The Columbia Plateau Trail – WAY HARDER THAN IT LOOKS

3/18 to 3/21/2015 – Looking for a quick way to buck the recent “routine” Grete and I have developed around Whitefish (given the little snow and rainy forecast), we began searching for a quality adventure that would be low stress in a slightly drier place.  Soon, I discovered the Columbia Plateau Trail – an old railroad bed converted for bicycle travel – connecting Spokane with the Tri-Cities and figured out that we could connect to the trail and back purely with Amtrak.  What really sealed the deal was a review stating part of the trail “isn’t really meant for the tires of a bike unless you have the great big fat ones for riding in sand…” With eastern-Washington calling for a couple days of warm and dry weather, it seemed like the perfect mellow bikepacking trip to get the wheels turning for summer!

Beginning the journey with a late-arrived train, we headed out of Whitefish at 1030pm, arriving into the heart of a dark downtown Spokane at 3am with bikes, gear, and no place to be…  We assembled the bikes, contemplated safe and free places to sleep, then opted to just ride out of town (15 miles) to the trailhead and hopefully catch a couple hours of sleep there.  Nighttime navigation of unfamiliar cities is EXCITING!  We ended up hopping into our sleeping bags right at the crack of dawn, and slept until mid-morning… not the best start to a tour…

Later that day we rode ~25 miles of paved then maintained gravel trail through Turnbill National Wildlife Sanctuary, and the beautiful rolling Palouse Hills, to the Martin Road trailhead and crashed early to try to catch up on sleep.  The next morning, we began rolling through the ballast… and the hopes of 2nd-ring spinning quickly diminished into a slow, bumpy slog of a day.  Brief sections the trail offered some variety, with swampy grasslands overcoming the old railroad beds, offering quality cattle-track-singletrack as well as character-building bushwacking-granny-gear-riding-hike-a-biking.  Occasionally, we’d pass a nearly deserted little farm town with ghostly silos standing proud in the horizon.

After 30 miles of brutal riding, we swung into Benge, WA to stretch and consider our options. From there it seemed the trail would parallel a couple of state routes and cross through a few small towns, but would not improve.  Also, considering that Grete’s knee had begun acting up due to the constant rattling of the ballast, the pavement bliss sounded magnificent when compared to more low-speed, jarring “bicycling.”  We rallied onward, arriving in Wastucna, WA just before nightfall, and camped out in their lovely town park.

Waking to a symphony of birds singing all around us, we had renewed hopes for the trail ahead.  We opted, again, for a bit more paved road to Kahlotus, WA and began to descend down to the Snake River.  We hoped to regain the trail (though always within sight of our road riding) near Burr Canyon, but were concerned with little gaps in the trail map along the Snake River section.  Turns out those gaps are old, un-maintained, barbed-wired and fenced-off (un-passable) railroad bridges crossing over small canyons.  Having discovered that, we continued linking small dirt farm-roads and pavement to the Snake River Road Junction/Trailhead and camped there that night.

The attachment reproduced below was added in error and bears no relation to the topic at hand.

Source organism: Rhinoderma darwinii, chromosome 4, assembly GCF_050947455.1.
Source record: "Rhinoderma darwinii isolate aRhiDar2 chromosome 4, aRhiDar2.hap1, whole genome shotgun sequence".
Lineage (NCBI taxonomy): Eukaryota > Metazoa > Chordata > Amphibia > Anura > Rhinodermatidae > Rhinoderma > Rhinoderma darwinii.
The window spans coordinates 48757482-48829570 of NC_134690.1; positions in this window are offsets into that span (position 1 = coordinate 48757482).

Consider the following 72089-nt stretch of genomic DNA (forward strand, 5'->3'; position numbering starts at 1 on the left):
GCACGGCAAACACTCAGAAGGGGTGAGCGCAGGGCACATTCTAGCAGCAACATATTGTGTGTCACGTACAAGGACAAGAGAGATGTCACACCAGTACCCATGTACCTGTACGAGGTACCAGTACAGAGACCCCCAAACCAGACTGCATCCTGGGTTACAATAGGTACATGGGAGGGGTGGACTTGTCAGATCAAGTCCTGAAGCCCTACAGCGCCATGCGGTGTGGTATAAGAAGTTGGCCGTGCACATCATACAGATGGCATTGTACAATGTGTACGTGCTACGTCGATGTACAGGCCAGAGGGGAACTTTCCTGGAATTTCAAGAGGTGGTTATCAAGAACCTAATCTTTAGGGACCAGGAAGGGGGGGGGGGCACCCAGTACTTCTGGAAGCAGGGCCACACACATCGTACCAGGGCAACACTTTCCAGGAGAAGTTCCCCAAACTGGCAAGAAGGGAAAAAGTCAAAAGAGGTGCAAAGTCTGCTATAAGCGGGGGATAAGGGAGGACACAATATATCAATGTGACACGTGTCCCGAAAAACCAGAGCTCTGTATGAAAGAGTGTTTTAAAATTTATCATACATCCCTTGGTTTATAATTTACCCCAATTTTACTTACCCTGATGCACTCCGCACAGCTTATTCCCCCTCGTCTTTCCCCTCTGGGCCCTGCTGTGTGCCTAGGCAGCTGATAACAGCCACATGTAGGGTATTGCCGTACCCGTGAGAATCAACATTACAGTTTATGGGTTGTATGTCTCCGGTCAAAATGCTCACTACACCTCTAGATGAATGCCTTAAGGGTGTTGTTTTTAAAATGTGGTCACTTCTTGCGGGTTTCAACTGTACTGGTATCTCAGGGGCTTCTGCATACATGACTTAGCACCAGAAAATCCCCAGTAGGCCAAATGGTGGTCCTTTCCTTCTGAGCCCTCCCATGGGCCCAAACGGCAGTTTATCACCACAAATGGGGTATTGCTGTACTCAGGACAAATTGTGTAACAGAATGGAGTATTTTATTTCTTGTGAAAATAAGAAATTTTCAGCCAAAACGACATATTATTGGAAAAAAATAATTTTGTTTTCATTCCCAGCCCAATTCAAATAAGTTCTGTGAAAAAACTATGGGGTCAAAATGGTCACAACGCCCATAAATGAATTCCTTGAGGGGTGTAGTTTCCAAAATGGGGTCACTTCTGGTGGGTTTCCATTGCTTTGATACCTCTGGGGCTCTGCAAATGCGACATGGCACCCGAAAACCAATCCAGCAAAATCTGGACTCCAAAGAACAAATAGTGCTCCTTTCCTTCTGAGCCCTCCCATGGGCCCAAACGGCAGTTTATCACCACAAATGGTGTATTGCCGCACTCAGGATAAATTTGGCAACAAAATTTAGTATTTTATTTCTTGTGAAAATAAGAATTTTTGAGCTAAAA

The next morning we awoke excited at the mellow (assumed) day ahead, with 15 miles of maintained gravel trail left, then a short road jaunt into Pasco.  It turns out that when the road surface improves, this trail wants to keep it challenging.  As we pedalled off towards the Tri-Cities, the winds began to roar… directly at us… again bringing our hopes of high-gear cruising to a halt.  We rallied-on and made decent time through the stout head-winds to the Ice Harbor Trailhead, where the winds were nearly strong enough to blow you over while standing.  From there, the winds -unbelievably and hysterically- increased as we toiled our final miles into Pasco; battling in nearly our granny gears for almost two hours to ride a mere 12 paved miles.

Once in the Tri-Cities, a huge plate of curly fries, a chocolate milkshake, then dinner with family friends at the local brewery served as a glorious morale-boosters.  As we loaded the train back to Whitefish that night, we knew that we could sleep well after toiling through four days of far-more adventure than we had planned for!

So it turns out that the Columbia Plateau Trail is not very “converted” or “developed” for bicycle travel (or any decent travel)… The surface was leftover loose railroad ballast (2-4″ diameter basalt rock) for a majority of the trail, which rides “like sand, but with in-cohesive fist-sized grains,” as Grete described it. Also worth mentioning – if you are riding south-west towards the Columbia River Basin, expect a constant headwind… One plus of the ride is that it will tickle the ornithologist within each of us, with plentiful birds throughout singing and cheering you on.  Overall, I don’t think I would recommend this trail to anybody (except some really masochistic folks), but if it is improved over time, it could be a hidden gem of South-Eastern Washington.

Oh and the photos I’m sure you are expecting:

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3 thoughts on “The Columbia Plateau Trail – WAY HARDER THAN IT LOOKS

  1. Thanks for writing up your adventure. There isnt too much real information available on this trail..the state of washington website doesnt mention that the trail is virtually unusable in its present condition. But they have some great .pdf maps that give the appearance of a finished project. Some of the trailheads (with paved parking) and signage are so well developed and then the trail is unusable – Must have run out of dollars.

    Loved your photo essay and adventure.

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